It isnt compatible at the momeent with the other Amstrad CPC synthesizers : Dktronics and SSA-1. Emic 2 requires Start- (S) and End-Token (CR) - whereas Dktronics and SSA-1 simply send the allophones. Emic 2 works buffered, asynchronously, Dk'tronics and SSA-1 work synchronously. To make it compatible with SSA-1 and Dk'tronics, it would a) need to translate between allophone bytes and Emic 2 "equivalents", and b) figure out start- and end-token and shuffle them into the data stream (maybe based on a speech pause timing criterion). Not so obvious. Speech won't be synchronous, but maybe doable.?
New version of the Amstrad CPC core for MiST by Renaud Helias is available. : TV mode with border and screen well centered.
After the reparation of an Amstrad Notepad NC200 by C-E, it's the turn of the reparation and modding of an Amstrad CPC 6128 (copy and paste of a CPCWiki message with the permission of C-E, thanks to him).
Last time I went to Spain I was digging in my old bedroom, that is basically a time capsule that takes you back to the 80s/90s, and I found my original CPC 6128 hidden in a closet along with the color monitor that came with it. There was also an old PC PSU I was using to power the computer, a 3.5" drive, a few home made cables... It seems that I put everything there when I was given a bunch of Pluses for free in 1997. After that, I was mainly using a 6128 Plus. The poor guy was pretty battered: very yellow keyboard that is probably not original (those keys look like coming from a Plus); a crappy ABBA switch hanging from a pair of cables; lots of scratches here and there...
However, despite its condition, this Amstrad is still very important for me. I spent my childhood with the machine, me and my friends played countless games on it, I used it to program a lot of crappy stuff and a few "games"... in summary, lots of great memories. So, when I came back to UK I brought the guy with me to restore and mod it :)
This is what I am planning to do:
- New caps
- Dual OS
- Centronics ports
- ABBA switch (a decent one)
- Reset switch
- Floppy drive restoration
and, if possible, internal RAM expansion.
Externally nothing will change besides the little hole for the reset switch and the case modification required to fit the Centronics ports. It will look like a Schneider 6128.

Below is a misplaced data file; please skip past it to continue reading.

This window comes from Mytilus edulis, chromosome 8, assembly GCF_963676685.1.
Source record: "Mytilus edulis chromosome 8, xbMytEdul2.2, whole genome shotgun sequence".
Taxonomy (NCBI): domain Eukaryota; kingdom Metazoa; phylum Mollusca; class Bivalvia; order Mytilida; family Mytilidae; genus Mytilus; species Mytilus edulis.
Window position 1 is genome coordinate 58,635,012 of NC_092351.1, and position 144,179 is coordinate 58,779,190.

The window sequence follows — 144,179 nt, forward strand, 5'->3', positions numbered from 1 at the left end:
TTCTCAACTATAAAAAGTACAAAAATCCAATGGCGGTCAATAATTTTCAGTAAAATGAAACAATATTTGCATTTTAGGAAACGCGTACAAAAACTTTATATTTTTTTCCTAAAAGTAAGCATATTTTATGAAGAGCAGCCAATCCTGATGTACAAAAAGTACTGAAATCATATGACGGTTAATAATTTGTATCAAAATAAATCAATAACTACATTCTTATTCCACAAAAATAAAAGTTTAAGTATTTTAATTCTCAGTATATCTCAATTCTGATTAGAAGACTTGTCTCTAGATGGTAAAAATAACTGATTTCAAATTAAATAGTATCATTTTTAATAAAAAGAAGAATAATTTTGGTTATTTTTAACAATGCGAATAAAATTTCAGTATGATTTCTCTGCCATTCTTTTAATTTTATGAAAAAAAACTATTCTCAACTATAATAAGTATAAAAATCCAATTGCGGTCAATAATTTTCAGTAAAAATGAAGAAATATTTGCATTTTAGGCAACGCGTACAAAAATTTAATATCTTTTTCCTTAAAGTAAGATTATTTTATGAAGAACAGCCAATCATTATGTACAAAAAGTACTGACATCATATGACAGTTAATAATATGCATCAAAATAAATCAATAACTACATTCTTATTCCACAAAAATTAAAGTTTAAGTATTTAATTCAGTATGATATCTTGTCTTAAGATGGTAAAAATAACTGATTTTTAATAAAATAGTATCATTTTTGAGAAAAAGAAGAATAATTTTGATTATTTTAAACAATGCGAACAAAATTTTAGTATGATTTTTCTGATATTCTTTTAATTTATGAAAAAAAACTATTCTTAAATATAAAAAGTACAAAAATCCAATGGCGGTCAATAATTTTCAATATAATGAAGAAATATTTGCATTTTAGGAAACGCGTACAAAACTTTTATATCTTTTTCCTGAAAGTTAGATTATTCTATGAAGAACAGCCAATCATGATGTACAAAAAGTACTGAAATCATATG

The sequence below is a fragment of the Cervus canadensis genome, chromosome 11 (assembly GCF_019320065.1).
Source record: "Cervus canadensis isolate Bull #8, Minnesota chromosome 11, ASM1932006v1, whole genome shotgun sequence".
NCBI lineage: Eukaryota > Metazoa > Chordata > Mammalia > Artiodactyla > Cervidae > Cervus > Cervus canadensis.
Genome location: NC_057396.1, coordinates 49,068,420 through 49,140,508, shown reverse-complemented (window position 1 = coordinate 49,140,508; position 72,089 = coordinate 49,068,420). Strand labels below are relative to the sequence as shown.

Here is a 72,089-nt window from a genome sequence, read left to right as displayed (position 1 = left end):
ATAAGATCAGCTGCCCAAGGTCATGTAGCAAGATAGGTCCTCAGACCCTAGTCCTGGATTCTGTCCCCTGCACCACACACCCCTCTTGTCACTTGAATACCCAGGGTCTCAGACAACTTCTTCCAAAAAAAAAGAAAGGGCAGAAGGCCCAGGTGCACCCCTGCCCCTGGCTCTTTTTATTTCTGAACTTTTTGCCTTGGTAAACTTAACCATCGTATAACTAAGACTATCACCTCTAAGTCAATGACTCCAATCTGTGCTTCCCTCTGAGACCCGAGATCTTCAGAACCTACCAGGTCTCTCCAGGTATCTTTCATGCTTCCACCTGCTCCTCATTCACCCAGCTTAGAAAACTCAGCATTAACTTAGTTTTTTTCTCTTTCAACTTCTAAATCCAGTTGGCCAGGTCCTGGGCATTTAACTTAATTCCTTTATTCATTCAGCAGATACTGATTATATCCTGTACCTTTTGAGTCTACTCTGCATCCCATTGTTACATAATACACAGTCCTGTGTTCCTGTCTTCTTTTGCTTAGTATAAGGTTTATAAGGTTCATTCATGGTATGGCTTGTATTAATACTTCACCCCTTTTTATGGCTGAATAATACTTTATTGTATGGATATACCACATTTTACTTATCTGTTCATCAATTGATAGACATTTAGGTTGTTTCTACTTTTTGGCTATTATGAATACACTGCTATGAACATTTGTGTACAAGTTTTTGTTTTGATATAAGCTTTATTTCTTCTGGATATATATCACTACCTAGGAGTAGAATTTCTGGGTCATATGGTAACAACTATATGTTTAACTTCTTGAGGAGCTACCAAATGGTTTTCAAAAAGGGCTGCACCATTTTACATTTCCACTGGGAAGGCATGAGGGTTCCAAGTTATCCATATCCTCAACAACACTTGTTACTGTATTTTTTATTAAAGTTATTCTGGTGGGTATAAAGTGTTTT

So... I finally had time to do something with my old 6128. It is still a work in progress but I thought that I could give you an update and show some pics :) . The first thing I did was just to remove the board from the case and clean it a bit. Here is how it looked before cleaning. It is a 6128 board version 2.
Then, I removed all the electrolytic caps, the 40015 and the solder that was filling the holes for the centronic ports. To remove the 40015 I simply cut the pins and then they were removed one by one. I was using the old good braid all the time. Here is the stripped board.
Before going on, I think that it is worth saying that it is NOT necessary to remove all the electrolytic caps in a CPC 6128. The only one that can be problematic if you install the 5VCPC is the cap near the power socket. Bryce found that if it is not OK the computer will likely reset. I just decided to replace them with high grade new ones because I felt like doing it, nothing else :) . In any case, if you decide to change the electrolytics, pay attention to one that is near the AY, it is a 50V 1uF NON POLAR cap.
The next step was to prepare the socket for the dual OS. I followed this tutorial from Bryce that describes all the necessary steps in great detail. This is my modded socket :
After this I recapped the board and soldered the socket in place :
Finally I installed the new ports. I attached them to the board first using screws and nuts and then I soldered the leads. There are quite a few, but it is still a reasonably fast process.
And it seems that it works... :)
There are still three clones left of the mouse interface sold for 27,50 € (France) or 31,50 € (worldwide). They are made by Talkrek, it's a clone of the Dk'tronics mouse interface created by Bryce.
The problem with a disk drive emulator HxC or Gotek for an Amstrad CPC 464 is that you still need a DDI-1 interface which is a disk drive controler. It's not anymore a problem with the DDI3 USB Floppy Emulator for Amstrad CPC464 by Zaxon which integrates the DDI and the USB management.
For more informations about the DDI3 USB Floppy Emulator go on Indie Retro News.
The video is done by Novabug.